The plan was to spend our final day working the Assouerd road looking for any species we had failed to see on our first visit. We had connected with all our target species a couple of days earlier but I was glad of the chance to get a better view of Dunn's lark. The wind had dropped but with so much dust hanging in the air with no wind to disperse it visability over any distance was limited.
We stopped at the Water tower again, not expecting to see anything and sure enough we didnt see anything. Imagine how we felt when on our return we learnt the Allen's Gallinule, a very rare visitor to the Western Palearctic, was seen and photographed the next day. We must have been just a couple of metres away from the bird. We had even checked for footprints in the mud, nothing.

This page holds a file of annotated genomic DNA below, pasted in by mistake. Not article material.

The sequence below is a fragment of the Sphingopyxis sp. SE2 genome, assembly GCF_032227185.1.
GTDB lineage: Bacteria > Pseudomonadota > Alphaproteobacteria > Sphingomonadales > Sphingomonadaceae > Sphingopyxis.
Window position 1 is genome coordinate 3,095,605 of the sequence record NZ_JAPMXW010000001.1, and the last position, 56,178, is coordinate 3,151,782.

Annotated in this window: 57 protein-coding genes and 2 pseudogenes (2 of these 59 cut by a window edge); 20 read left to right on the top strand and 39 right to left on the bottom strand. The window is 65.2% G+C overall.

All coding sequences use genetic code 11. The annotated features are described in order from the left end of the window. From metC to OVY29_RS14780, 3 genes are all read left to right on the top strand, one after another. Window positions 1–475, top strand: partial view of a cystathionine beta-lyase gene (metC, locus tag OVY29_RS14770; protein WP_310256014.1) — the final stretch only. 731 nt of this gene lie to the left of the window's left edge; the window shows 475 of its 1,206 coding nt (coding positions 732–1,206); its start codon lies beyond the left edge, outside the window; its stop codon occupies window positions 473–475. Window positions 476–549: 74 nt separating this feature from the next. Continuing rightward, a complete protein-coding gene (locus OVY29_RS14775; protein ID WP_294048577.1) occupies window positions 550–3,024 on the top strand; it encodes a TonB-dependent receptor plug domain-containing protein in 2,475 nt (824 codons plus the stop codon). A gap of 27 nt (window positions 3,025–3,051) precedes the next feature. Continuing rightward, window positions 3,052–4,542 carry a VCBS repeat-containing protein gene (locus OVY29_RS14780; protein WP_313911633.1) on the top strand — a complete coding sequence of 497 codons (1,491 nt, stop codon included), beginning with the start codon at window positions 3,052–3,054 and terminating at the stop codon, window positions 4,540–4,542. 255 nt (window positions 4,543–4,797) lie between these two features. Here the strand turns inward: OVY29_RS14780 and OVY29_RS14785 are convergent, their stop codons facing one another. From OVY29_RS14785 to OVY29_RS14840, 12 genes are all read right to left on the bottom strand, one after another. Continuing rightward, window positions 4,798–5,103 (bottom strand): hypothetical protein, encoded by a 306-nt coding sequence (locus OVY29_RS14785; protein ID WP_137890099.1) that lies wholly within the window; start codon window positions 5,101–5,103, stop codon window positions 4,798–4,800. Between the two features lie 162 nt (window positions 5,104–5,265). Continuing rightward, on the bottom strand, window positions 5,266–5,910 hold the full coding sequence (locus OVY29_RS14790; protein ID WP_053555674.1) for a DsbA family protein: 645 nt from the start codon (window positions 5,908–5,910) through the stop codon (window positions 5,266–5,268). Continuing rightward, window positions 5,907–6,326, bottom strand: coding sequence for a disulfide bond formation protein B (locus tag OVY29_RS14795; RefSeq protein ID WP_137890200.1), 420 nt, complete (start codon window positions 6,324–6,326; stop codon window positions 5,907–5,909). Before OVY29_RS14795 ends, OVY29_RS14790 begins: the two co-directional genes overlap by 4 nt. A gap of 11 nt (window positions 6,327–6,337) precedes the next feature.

We moved on, at the Dunn's lark kilometre post the Larks were still there and showing well.
Black crowned Sparrow Lark
We moved on to the Wadi were we met up with some old friends from a previous Birdfinders trip. They told us about Great spotted Cuckoos and Fulvous Babblers about 1/2 hours walk in. We walked in the opposite direction to our previous visit and sure enough found an adult and juvenile Great spotted Cuckoo and a pair of Fulvous Babblers.
I should at this point thank our leader Peter Lansdown who despite sustaining some nasty injuries in a fall remained positive and professional throughout and to all the birders in the group for their good humour and contribution to the success of the tour.